MPS moving in the right direction with child protection
The Metropolitan Police Service (MPS) has been urged to maintain its progress to ensure better outcomes for London’s vulnerable children after 90 per cent of cases were assessed as being dealt with at a less than good standard.
“Drastic alterations” have been made since a damning 2016 inspection uncovered serious failings in the MPS’s child protection response, according to Her Majesty’s Inspectorate of Constabulary and Fire and Rescue Services (HMICFRS).
However, two years later almost nine in ten cases still either have room for improvement or are ‘inadequate’ – and some cases face delays and a lack of appropriate oversight.
HM Inspector of Constabulary Matt Parr said “by and large, the force is moving in the right direction.”
“As a result, we found that the Met has made progress in a number of areas since our initial report in 2016, with new structures, training and oversight evident,” he added.
“However, many of these initiatives are too recent to have led to consistently improved outcomes for children.
“The force must maintain its momentum and focus on ensuring the changes it is making are leading to a better service for children in London.”
HMICFRS’s 2016 review of child protection in London uncovered “indefensible” failings in three quarters of cases dealt with by the MPS.
The force was criticised for having no chief officer accountable for this workstream, and officers were unaware of sex offenders living in their area.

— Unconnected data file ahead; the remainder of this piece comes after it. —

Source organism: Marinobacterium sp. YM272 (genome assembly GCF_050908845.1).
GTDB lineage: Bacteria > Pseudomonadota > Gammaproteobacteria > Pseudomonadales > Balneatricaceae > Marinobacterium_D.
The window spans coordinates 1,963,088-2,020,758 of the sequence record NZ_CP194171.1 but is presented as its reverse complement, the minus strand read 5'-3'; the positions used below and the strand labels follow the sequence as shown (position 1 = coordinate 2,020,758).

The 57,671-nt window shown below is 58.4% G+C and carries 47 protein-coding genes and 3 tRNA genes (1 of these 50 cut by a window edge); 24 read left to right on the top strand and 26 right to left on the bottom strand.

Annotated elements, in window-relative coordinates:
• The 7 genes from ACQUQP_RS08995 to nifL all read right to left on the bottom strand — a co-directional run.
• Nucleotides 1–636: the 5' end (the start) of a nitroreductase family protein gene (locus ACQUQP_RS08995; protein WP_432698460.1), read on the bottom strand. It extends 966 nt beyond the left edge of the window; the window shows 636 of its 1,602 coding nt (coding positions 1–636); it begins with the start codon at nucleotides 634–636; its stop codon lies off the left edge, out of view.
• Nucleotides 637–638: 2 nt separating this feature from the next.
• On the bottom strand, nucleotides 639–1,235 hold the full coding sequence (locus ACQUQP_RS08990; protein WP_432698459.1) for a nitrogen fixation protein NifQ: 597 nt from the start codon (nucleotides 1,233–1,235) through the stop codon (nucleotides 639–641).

The new inspection, published on Thursday (February 22), found the MPS has made great progress in the last two years despite overwhelming demand in 2017.
A named officer lead has been appointed for child protection and a new team has been established to monitor the quality of decision-making.
Officers are also now regularly briefed on the location of registered sex offenders.
This work has been complemented by a new safeguarding performance dashboard to share child protection information with officers and staff, which HMICFRS described as a “real step change”.
However, progress on partnership working has been slower, and inspectors were cautious about the fact many improvements are still in their early stages.
Officers also lacked a shared understanding of what to do when encountering vulnerable children, as 191 of 214 cases examined by HMICFRS were judged as ‘requiring improvement’ or ‘inadequate’.
These issues mean London children are still not consistently receiving positive outcomes, as the MPS’s commitment is being compromised by poor investigations and ineffective supervision, HMICFRS added.
The force’s progress will be re-examined at least once in the next year.
Commander Richard Smith, MPS head of safeguarding, said: “Keeping London’s children and young people safe is a key priority for the MPS.
“In response to the findings of HMIC’s 2016 inspection, a comprehensive plan was initiated to improve our child protection services.
“The work we did in 2017 delivered the positive changes mentioned in the last two reports from HMICFRS but has not yet brought the scale of improvement we want.
“Our plans for 2018 have taken the most recent findings into account and the successful introduction of a new safeguarding scrutiny framework will enable us to enhance our efforts to improve outcomes for London’s most vulnerable children.”